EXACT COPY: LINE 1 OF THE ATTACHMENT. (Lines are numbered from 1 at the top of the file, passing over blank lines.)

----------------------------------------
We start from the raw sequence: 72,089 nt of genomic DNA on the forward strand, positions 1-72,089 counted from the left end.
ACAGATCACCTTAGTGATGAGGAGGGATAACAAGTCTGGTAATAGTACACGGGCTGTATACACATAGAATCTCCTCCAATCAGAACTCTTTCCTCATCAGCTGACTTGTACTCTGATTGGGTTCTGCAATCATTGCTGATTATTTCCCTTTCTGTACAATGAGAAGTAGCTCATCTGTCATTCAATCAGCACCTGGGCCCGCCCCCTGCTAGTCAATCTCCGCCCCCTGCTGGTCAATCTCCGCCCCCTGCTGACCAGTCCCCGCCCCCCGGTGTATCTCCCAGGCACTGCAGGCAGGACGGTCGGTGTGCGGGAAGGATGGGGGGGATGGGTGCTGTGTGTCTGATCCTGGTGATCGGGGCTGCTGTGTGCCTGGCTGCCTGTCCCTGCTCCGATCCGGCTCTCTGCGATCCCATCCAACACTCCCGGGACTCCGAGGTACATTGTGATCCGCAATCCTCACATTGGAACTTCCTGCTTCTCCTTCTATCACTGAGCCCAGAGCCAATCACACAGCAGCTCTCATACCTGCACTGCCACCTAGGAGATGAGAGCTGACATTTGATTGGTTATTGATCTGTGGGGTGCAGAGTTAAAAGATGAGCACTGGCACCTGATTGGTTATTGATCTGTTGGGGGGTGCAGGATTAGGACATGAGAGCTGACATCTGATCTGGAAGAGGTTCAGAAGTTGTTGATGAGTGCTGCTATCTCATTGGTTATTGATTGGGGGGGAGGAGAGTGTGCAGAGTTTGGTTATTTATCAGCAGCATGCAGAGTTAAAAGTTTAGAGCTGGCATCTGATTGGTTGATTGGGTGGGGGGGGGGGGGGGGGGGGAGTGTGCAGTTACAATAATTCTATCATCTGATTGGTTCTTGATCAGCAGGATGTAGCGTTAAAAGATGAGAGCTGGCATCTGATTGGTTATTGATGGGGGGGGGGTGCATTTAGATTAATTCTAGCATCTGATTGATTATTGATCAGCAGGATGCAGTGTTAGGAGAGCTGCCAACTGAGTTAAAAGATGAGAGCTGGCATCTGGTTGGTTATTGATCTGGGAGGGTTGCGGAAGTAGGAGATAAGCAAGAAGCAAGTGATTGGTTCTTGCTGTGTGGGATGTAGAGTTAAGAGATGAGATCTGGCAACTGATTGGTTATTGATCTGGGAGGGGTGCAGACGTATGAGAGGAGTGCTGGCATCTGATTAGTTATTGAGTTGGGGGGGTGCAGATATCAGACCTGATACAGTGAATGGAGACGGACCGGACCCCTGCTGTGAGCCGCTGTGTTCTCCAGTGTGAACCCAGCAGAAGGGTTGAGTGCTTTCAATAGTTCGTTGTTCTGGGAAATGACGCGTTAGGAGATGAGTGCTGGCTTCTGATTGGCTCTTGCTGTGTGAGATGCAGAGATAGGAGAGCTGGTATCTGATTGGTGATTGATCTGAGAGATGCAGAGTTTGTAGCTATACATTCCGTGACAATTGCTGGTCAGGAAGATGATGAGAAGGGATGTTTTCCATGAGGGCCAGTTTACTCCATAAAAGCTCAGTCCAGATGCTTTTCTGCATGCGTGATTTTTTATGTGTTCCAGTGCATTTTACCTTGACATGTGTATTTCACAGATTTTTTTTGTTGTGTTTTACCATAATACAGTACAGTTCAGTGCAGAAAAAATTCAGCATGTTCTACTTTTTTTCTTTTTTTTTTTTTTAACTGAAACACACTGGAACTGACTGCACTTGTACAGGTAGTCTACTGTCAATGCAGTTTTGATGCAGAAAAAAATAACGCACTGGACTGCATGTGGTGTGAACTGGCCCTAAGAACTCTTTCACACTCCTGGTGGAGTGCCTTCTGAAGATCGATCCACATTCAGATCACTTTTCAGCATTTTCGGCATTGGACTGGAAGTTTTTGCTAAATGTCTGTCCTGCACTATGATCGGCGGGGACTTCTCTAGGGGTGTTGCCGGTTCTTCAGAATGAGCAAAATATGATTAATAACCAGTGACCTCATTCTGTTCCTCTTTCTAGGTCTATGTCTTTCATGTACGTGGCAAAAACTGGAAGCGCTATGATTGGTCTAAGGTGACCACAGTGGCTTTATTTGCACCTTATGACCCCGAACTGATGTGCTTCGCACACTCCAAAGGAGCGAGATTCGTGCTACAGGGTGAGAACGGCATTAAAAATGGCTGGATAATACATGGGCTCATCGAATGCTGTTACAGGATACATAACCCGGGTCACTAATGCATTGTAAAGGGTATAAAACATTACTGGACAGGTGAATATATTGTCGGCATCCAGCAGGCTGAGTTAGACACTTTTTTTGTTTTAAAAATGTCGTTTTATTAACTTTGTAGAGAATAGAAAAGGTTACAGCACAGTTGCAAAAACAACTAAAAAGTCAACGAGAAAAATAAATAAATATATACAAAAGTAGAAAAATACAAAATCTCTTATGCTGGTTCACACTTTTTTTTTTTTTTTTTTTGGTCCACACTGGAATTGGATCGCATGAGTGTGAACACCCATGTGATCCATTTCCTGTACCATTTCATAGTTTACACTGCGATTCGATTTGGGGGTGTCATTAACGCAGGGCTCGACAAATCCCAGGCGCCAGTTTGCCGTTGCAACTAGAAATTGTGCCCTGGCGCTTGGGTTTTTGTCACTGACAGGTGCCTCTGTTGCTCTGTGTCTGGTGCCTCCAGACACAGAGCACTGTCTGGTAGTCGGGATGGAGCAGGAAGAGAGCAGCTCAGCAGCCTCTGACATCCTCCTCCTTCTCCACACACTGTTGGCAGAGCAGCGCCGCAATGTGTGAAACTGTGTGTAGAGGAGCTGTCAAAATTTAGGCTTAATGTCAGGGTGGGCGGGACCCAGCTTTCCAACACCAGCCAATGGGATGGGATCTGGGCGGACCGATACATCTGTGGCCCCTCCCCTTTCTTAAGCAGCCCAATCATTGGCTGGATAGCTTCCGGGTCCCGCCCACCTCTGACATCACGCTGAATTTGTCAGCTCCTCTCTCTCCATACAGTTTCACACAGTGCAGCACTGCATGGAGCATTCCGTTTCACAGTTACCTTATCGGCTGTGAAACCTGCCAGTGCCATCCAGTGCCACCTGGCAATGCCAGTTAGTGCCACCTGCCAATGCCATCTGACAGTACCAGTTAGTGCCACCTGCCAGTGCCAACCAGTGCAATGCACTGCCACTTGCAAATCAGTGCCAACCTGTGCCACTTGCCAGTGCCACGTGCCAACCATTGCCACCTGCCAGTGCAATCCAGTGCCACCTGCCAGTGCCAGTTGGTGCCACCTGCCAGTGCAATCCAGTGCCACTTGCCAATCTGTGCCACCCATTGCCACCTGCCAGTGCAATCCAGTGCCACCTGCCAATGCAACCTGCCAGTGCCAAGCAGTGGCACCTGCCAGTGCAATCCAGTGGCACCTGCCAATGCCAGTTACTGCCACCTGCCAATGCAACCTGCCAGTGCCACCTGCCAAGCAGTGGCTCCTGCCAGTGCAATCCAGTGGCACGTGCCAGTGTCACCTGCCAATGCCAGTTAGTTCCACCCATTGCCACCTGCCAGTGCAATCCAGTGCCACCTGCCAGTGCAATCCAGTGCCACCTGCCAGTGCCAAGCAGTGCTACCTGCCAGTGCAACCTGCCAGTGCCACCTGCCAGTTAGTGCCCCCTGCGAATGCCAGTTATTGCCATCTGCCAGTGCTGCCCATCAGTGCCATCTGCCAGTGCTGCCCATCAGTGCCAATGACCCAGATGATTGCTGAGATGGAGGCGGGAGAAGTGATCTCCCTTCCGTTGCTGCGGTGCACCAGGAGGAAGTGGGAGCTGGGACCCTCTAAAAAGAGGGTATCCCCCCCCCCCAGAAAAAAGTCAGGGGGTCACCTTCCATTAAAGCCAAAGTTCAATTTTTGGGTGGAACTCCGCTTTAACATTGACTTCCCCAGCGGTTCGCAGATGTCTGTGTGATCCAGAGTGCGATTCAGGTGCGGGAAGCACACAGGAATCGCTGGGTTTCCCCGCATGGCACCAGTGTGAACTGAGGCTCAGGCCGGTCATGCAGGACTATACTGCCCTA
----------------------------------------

We start from the raw sequence: 72,089 nt of genomic DNA on the forward strand, positions 1-72,089 counted from the left end.